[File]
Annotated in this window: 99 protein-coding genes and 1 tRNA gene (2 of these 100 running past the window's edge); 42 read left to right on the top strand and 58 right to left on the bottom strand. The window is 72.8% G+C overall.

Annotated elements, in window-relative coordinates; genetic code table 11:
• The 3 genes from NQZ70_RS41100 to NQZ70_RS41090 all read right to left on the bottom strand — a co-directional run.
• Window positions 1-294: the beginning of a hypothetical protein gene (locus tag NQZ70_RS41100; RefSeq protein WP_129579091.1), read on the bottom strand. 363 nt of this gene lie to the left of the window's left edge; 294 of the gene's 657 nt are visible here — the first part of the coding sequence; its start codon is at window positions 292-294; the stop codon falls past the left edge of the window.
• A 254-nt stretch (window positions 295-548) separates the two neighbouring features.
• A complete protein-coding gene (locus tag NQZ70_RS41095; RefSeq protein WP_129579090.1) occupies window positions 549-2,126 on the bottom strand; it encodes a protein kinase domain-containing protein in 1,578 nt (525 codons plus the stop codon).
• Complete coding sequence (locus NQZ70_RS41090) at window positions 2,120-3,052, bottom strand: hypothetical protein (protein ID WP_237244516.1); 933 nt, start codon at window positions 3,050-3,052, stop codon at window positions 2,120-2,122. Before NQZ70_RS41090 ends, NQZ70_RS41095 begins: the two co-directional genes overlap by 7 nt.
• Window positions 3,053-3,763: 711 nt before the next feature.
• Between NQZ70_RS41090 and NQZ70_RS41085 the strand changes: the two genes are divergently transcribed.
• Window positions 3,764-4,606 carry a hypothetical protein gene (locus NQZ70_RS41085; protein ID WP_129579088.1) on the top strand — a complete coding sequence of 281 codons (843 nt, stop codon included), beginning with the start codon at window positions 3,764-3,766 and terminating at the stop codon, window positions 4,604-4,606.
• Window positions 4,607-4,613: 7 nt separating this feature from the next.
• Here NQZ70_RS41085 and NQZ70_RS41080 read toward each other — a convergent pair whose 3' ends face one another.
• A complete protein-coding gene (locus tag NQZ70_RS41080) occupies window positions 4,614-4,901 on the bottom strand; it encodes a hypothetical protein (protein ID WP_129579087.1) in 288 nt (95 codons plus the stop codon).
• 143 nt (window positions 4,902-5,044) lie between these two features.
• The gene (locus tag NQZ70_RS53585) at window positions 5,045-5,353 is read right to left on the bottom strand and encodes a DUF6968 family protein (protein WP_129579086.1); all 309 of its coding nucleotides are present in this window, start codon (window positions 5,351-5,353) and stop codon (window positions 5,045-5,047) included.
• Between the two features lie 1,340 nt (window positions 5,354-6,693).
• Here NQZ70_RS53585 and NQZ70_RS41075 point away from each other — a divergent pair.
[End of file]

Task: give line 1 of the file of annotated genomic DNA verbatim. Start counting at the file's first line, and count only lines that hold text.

Annotated in this window: 99 protein-coding genes and 1 tRNA gene (2 of these 100 running past the window's edge); 42 read left to right on the top strand and 58 right to left on the bottom strand. The window is 72.8% G+C overall.